Several factors affect the appearance of color on a given surface. These include background (simultaneous color contrast), chromatic adaption (successive color contrast), color constancy, brightness, size and saturation.
The visual effect of an object is strongly influenced by the color or colors behind it. The background color can have a profound effect on perceived hue, saturation and brightness. These effects are less noticeable on a computer screen because it isn’t possible to create a truly saturated background (green in particular is very desaturated on a computer screen). A background can:
You may have seen optical illusions that have you stare at a color picture for a full minute and then look at a white wall. On the wall you see the image again, but with the colors reversed. This is an example of chromatic adaptation, which occurs when the viewer has prolonged exposure to light of a particular wavelength (color). The effect is called “successive brightness contrast” because the effects—while similar to simultaneous color contrast—take place over time rather than concurrently.
Chromatic adaptation can cause several things to happen:
Most objects retain their color when viewed in different light. This phenomenon would not be the case if wavelength alone determined the appearance of colors. For wavelengths of light to reach our eyes, two things need to happen:
Different sources emit light with different spectral composition. The most common light sources today are the sun, tungsten filament bulbs and fluorescent bulbs. Daylight is the most common light. It emits most wavelengths in equal amounts and changes as a function of time of day and weather conditions. Tungsten filament bulbs are balanced toward long (red) wavelengths and so casts a warm-looking light. Fluorescent light has more short (blue) wavelengths and casts cold-looking light. When looking at the same object in each of these three environments, the spectral composition of the light hitting an object and reflecting to the eye differs. This is confirmed by photography, which requires the use of special lights and filters to compensate for differences in the color of light.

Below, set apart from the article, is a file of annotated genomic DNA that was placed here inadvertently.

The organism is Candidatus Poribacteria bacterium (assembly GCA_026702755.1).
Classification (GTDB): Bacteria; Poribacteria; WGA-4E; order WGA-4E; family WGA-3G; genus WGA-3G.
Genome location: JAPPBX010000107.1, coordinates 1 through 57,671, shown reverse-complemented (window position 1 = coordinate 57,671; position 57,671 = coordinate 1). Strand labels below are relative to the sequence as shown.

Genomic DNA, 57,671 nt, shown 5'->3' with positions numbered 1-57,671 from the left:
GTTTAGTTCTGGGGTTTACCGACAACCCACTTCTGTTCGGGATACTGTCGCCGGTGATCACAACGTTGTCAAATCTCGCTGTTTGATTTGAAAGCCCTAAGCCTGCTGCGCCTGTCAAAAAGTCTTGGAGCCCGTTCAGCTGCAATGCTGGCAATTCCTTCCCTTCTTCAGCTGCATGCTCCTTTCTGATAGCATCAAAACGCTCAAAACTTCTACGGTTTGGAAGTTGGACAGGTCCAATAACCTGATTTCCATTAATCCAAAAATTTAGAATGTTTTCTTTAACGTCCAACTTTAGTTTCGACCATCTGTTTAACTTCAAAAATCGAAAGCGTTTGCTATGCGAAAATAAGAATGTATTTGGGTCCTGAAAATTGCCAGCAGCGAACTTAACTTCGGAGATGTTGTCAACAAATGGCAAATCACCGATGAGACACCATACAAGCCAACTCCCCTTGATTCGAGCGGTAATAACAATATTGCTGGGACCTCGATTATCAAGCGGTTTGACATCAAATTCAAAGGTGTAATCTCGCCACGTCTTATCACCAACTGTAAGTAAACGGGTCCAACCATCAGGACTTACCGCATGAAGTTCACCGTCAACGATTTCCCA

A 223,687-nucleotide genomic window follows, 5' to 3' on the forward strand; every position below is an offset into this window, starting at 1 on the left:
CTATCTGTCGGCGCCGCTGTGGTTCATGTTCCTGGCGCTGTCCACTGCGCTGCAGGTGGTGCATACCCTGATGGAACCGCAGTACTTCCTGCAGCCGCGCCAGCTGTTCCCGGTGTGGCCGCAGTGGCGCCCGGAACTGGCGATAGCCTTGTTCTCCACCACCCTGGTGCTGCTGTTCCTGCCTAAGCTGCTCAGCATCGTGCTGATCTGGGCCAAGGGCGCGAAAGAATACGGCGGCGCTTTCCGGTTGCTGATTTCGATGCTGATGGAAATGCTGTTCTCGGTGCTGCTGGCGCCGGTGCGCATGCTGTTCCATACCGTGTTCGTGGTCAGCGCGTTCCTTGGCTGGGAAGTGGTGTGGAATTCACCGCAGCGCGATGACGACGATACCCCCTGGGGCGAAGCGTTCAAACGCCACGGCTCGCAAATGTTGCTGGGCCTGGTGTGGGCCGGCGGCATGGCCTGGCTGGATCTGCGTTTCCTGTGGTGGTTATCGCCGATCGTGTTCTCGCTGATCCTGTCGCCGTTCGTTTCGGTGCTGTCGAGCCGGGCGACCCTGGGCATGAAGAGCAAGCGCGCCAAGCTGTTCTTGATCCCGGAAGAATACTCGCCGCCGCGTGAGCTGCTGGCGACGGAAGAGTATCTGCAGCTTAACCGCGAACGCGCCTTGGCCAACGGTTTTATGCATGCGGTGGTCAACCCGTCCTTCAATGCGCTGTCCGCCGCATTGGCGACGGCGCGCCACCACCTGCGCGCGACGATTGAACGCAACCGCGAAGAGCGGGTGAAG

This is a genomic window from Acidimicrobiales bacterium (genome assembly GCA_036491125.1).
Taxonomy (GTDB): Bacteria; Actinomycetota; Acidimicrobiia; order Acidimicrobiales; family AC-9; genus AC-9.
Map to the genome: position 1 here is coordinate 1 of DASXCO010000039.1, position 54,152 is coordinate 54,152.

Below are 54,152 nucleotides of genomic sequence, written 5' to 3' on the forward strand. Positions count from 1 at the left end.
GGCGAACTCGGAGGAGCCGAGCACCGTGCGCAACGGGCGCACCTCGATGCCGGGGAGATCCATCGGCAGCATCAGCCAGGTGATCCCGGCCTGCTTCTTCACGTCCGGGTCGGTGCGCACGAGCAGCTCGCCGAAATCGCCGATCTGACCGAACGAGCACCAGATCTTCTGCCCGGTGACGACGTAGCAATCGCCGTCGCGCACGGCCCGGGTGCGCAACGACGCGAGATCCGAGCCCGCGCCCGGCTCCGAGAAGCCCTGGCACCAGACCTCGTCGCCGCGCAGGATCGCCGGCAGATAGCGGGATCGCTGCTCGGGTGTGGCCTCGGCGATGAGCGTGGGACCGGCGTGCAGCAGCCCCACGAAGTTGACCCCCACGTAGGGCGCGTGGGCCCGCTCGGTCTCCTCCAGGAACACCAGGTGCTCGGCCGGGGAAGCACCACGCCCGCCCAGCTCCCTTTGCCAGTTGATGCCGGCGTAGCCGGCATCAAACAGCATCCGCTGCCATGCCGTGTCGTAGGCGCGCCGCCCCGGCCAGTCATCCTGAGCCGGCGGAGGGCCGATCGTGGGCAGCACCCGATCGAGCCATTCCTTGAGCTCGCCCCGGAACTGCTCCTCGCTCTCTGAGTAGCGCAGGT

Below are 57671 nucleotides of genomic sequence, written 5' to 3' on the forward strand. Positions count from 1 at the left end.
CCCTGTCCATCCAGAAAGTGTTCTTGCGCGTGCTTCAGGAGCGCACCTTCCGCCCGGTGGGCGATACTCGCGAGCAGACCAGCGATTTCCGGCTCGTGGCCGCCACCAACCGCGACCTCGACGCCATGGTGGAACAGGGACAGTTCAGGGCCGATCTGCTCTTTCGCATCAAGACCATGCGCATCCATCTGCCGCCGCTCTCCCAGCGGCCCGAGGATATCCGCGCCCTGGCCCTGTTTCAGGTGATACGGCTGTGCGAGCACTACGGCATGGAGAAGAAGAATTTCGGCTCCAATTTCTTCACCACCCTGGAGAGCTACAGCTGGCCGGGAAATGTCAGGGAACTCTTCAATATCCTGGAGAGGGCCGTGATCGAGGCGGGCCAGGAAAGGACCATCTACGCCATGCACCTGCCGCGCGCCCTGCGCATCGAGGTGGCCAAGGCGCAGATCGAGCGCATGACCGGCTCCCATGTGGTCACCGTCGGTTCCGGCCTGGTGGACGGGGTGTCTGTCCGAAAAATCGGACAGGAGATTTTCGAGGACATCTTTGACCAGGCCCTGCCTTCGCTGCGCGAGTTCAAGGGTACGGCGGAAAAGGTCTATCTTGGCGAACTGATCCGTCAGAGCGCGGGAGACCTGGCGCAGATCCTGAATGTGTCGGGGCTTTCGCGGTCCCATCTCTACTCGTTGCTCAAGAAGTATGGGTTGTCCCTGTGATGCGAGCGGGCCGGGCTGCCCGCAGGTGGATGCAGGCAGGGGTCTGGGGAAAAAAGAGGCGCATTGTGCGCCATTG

But in daily life, we don’t really notice the difference. Why is that? Our brains are used to taking in all this color information, as well as relationships between colors within our field of view. We adapt so well to the differences in light that we just don’t notice them in most circumstances. Your new green shirt may have looked slightly different in the fluorescent light of the store’s dressing room than in the tungsten light of your home, but it still looks green.
A color’s brightness is affected by several factors:
We perceive hues as yellower and bluer at high brightness (called the Bezold-Brucke effect). But brightness does not affect color matches. That is, if you matched a 580 nm yellow by mixing red and green, they would continue to look identical even if the brightness increased.
Color is less distinct in smaller objects. Dark colors, such as blue, start to look black. Bright, desaturated colors, such as yellow, appear whiter.
Except for yellow and some blues, adding or subtracting white causes a shift in perceived hue (called the Abney effect). The direction of change varies with location in color space and is too complicated to summarize, but designers should be aware that changing saturation also causes alterations in the perceived hue.